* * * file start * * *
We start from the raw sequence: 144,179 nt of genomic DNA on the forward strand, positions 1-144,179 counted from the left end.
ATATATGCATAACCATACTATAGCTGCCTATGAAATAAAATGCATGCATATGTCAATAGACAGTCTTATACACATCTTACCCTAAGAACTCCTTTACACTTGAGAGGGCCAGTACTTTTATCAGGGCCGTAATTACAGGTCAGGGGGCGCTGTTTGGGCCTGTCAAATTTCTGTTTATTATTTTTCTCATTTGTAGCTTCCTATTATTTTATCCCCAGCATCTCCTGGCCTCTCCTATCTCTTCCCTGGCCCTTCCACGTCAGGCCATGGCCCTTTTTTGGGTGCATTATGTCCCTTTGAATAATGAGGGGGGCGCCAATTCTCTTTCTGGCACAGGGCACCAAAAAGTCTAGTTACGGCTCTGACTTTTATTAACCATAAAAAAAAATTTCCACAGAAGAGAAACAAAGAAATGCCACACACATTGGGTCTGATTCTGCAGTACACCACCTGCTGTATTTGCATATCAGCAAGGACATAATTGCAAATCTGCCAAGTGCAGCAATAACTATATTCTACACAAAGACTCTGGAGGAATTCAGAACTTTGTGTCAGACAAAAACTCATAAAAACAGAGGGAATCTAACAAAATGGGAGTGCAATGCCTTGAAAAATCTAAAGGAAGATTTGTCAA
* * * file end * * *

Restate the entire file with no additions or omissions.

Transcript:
We start from the raw sequence: 144,179 nt of genomic DNA on the forward strand, positions 1-144,179 counted from the left end.
ATATATGCATAACCATACTATAGCTGCCTATGAAATAAAATGCATGCATATGTCAATAGACAGTCTTATACACATCTTACCCTAAGAACTCCTTTACACTTGAGAGGGCCAGTACTTTTATCAGGGCCGTAATTACAGGTCAGGGGGCGCTGTTTGGGCCTGTCAAATTTCTGTTTATTATTTTTCTCATTTGTAGCTTCCTATTATTTTATCCCCAGCATCTCCTGGCCTCTCCTATCTCTTCCCTGGCCCTTCCACGTCAGGCCATGGCCCTTTTTTGGGTGCATTATGTCCCTTTGAATAATGAGGGGGGCGCCAATTCTCTTTCTGGCACAGGGCACCAAAAAGTCTAGTTACGGCTCTGACTTTTATTAACCATAAAAAAAAATTTCCACAGAAGAGAAACAAAGAAATGCCACACACATTGGGTCTGATTCTGCAGTACACCACCTGCTGTATTTGCATATCAGCAAGGACATAATTGCAAATCTGCCAAGTGCAGCAATAACTATATTCTACACAAAGACTCTGGAGGAATTCAGAACTTTGTGTCAGACAAAAACTCATAAAAACAGAGGGAATCTAACAAAATGGGAGTGCAATGCCTTGAAAAATCTAAAGGAAGATTTGTCAA